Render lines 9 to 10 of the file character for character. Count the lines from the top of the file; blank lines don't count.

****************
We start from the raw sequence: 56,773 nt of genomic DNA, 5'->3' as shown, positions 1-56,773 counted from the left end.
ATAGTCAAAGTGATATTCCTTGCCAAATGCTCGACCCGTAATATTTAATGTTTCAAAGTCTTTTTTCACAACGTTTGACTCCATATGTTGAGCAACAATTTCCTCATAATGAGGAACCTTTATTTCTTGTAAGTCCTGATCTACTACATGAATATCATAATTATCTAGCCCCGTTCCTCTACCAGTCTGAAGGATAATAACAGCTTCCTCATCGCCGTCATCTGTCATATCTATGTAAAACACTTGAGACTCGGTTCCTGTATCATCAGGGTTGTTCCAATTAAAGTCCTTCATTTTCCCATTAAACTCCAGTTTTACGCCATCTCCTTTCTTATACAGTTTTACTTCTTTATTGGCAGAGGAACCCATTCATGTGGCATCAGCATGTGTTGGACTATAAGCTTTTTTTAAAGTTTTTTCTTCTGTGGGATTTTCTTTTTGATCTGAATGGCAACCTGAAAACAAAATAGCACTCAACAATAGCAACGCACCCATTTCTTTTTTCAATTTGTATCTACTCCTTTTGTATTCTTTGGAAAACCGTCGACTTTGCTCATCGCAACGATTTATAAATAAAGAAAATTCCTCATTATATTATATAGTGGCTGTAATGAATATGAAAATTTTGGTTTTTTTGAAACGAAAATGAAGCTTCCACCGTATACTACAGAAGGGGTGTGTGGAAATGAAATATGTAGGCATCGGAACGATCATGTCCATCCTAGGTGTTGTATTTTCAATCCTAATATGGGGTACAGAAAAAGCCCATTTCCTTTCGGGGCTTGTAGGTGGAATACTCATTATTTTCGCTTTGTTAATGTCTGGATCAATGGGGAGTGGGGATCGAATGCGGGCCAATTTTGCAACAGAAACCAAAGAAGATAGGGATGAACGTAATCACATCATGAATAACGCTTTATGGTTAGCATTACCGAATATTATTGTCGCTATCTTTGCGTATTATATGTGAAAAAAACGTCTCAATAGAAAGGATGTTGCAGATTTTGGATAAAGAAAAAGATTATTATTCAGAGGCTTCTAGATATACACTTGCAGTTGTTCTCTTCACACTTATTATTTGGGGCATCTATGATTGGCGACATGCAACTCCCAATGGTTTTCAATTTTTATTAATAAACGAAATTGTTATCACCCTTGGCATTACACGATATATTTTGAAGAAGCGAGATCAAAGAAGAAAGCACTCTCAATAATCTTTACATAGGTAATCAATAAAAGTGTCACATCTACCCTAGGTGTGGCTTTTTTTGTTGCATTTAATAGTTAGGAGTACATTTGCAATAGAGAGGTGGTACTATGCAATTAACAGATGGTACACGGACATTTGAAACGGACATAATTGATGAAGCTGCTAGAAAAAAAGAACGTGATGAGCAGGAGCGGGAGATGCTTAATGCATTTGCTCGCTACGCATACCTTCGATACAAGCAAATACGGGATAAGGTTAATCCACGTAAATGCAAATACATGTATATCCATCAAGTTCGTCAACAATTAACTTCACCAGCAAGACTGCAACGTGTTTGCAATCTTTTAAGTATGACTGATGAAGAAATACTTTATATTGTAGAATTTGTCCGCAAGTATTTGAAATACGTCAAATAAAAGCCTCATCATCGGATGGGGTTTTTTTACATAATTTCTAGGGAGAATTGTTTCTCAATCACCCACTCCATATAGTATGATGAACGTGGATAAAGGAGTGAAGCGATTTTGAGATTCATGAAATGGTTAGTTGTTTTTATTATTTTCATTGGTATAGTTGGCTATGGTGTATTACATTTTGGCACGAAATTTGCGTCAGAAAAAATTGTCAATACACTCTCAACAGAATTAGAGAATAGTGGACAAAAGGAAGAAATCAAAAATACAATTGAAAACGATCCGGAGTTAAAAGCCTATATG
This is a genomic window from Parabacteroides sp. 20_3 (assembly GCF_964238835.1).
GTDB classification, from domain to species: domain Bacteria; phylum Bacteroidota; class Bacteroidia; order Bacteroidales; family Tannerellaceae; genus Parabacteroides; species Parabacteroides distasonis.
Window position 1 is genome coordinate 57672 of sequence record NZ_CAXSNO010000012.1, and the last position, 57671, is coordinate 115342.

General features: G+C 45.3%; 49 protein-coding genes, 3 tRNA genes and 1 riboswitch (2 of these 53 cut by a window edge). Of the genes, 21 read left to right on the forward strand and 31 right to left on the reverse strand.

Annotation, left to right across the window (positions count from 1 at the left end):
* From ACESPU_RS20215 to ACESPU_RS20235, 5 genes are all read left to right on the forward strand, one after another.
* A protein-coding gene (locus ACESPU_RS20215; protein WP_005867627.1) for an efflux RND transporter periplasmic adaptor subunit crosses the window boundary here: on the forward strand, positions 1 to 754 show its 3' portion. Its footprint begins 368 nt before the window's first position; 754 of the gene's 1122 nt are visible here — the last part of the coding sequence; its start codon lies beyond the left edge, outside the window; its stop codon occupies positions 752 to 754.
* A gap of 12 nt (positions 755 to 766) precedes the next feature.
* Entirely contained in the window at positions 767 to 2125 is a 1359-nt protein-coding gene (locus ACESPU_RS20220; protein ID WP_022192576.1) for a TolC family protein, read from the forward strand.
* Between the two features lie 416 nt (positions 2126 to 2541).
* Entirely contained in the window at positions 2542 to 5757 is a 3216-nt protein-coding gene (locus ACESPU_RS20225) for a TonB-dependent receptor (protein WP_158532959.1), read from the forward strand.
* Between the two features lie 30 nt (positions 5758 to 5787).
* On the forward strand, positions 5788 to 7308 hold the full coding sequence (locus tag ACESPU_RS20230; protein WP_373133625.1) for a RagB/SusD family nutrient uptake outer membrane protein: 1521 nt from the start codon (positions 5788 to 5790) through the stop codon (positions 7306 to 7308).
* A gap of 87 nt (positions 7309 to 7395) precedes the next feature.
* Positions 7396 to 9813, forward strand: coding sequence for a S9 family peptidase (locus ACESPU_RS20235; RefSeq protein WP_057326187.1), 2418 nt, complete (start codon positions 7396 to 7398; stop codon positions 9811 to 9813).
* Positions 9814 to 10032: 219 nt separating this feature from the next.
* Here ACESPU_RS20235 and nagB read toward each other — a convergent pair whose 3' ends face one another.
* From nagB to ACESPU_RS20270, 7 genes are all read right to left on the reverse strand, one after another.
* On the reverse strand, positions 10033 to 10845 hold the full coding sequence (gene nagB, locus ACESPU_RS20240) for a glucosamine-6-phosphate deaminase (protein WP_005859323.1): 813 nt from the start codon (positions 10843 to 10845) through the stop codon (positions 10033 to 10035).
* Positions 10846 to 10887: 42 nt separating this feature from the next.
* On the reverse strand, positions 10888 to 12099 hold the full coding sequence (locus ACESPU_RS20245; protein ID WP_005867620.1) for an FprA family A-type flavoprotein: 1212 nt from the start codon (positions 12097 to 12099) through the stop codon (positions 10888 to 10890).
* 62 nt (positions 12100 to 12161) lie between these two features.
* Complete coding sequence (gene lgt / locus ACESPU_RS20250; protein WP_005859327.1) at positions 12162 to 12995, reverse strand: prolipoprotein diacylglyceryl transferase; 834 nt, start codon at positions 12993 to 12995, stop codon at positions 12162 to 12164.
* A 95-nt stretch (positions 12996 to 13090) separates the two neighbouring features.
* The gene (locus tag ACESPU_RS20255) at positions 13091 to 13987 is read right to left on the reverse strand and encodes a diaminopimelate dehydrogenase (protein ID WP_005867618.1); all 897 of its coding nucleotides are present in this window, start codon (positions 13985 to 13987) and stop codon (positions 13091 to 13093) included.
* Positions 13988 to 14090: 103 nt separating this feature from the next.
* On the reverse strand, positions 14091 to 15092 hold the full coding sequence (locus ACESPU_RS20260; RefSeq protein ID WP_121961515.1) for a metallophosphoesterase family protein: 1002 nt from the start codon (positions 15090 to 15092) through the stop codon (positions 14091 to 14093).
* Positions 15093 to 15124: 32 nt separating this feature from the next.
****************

* A protein-coding gene (locus ACESPU_RS20215; protein WP_005867627.1) for an efflux RND transporter periplasmic adaptor subunit crosses the window boundary here: on the forward strand, positions 1 to 754 show its 3' portion. Its footprint begins 368 nt before the window's first position; 754 of the gene's 1122 nt are visible here — the last part of the coding sequence; its start codon lies beyond the left edge, outside the window; its stop codon occupies positions 752 to 754.
* A gap of 12 nt (positions 755 to 766) precedes the next feature.